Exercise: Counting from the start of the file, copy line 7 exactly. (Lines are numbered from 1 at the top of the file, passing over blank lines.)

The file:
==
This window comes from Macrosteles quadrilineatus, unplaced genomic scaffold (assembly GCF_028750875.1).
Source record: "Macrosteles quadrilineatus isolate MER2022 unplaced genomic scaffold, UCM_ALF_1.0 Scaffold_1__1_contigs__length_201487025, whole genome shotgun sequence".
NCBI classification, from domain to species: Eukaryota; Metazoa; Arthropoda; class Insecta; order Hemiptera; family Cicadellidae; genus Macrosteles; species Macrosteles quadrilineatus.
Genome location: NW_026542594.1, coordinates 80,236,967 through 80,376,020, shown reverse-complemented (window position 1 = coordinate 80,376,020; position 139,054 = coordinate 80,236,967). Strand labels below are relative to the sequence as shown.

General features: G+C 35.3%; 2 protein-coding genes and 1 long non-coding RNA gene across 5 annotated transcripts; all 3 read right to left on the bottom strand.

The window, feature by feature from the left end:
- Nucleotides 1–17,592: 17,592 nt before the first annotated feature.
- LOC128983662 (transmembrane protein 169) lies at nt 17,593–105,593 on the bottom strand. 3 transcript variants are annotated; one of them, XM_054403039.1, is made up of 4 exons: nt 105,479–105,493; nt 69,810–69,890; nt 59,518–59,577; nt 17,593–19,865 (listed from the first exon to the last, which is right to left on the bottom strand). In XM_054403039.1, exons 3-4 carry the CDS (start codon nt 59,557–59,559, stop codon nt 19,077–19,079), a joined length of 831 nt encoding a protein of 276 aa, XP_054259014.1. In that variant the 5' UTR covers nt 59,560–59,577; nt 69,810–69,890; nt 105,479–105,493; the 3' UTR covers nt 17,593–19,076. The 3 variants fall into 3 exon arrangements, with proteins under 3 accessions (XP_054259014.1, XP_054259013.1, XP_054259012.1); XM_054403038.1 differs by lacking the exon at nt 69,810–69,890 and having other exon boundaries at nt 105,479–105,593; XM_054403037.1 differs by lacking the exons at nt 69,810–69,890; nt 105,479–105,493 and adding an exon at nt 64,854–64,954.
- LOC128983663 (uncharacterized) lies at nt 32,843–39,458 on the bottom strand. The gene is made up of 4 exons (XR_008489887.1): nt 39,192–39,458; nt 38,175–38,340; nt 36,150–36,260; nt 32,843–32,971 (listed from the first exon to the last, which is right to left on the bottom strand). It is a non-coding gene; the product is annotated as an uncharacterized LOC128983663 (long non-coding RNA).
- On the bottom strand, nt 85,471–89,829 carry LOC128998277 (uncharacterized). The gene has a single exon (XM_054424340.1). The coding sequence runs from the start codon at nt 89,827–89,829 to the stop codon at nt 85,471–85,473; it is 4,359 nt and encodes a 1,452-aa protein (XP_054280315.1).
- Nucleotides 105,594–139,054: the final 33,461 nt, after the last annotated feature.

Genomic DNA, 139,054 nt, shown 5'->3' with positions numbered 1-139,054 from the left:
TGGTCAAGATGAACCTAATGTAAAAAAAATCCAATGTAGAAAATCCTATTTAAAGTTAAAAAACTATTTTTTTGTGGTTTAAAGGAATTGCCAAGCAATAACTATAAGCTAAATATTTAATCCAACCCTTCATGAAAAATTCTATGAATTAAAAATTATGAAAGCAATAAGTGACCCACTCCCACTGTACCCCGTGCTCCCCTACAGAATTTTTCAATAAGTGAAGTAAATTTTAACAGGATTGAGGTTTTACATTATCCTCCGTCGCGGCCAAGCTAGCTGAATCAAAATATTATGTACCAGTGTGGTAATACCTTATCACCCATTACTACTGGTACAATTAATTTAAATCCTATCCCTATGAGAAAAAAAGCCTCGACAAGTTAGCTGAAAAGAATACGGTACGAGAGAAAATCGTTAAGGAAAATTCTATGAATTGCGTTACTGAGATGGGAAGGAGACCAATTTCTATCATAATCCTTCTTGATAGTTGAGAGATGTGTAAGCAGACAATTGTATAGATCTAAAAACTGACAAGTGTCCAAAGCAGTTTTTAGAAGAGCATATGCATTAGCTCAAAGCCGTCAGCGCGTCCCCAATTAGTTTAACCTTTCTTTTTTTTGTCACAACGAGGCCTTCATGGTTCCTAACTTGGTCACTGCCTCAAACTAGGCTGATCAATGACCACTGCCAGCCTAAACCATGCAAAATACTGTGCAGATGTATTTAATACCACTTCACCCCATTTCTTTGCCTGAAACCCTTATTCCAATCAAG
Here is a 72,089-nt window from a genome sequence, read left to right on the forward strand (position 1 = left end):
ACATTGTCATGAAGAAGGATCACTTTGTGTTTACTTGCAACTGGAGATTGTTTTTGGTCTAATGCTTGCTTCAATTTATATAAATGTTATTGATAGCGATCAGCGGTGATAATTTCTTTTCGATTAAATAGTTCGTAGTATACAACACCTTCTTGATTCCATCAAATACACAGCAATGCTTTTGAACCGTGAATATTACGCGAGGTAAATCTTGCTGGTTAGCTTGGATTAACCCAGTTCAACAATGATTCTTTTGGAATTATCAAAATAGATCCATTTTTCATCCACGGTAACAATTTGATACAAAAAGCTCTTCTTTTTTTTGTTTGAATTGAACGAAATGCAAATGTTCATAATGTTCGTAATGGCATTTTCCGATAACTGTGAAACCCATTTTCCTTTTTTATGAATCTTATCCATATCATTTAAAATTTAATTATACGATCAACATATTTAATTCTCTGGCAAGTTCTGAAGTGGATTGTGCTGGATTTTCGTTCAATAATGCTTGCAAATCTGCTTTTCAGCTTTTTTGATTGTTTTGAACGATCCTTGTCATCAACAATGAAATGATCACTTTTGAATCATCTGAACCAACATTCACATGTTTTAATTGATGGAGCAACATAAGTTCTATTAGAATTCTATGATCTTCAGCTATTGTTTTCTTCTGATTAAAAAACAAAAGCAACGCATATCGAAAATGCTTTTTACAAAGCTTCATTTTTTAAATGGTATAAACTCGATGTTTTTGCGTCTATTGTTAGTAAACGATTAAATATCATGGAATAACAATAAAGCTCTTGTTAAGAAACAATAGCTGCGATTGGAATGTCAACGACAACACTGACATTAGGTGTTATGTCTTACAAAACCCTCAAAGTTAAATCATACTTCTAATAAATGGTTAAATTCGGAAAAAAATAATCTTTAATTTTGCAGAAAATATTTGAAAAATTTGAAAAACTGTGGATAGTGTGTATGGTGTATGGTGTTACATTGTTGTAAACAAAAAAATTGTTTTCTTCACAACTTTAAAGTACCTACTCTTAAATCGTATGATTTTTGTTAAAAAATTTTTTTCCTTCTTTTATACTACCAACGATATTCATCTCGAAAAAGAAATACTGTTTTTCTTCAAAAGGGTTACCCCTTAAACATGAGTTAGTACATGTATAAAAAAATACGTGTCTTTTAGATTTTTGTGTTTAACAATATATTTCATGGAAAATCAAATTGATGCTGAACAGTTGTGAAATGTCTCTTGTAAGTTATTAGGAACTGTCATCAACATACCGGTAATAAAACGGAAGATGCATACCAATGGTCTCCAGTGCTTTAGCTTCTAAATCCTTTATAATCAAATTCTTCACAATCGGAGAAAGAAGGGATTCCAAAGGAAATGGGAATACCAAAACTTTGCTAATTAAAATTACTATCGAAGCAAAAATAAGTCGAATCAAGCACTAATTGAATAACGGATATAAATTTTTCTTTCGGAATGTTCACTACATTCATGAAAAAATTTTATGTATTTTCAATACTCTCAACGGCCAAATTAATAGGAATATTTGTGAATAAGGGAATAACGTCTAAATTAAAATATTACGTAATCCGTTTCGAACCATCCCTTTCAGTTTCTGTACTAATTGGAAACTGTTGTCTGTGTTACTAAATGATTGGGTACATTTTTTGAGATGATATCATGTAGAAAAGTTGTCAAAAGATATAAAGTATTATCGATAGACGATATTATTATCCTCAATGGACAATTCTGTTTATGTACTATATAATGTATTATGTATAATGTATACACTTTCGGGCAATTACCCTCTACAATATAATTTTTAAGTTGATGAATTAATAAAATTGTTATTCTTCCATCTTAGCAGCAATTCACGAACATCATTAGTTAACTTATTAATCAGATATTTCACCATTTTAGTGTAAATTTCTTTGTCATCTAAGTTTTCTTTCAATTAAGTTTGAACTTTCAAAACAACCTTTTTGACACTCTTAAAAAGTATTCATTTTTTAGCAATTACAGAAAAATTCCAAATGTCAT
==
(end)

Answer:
- Nucleotides 1–17,592: 17,592 nt before the first annotated feature.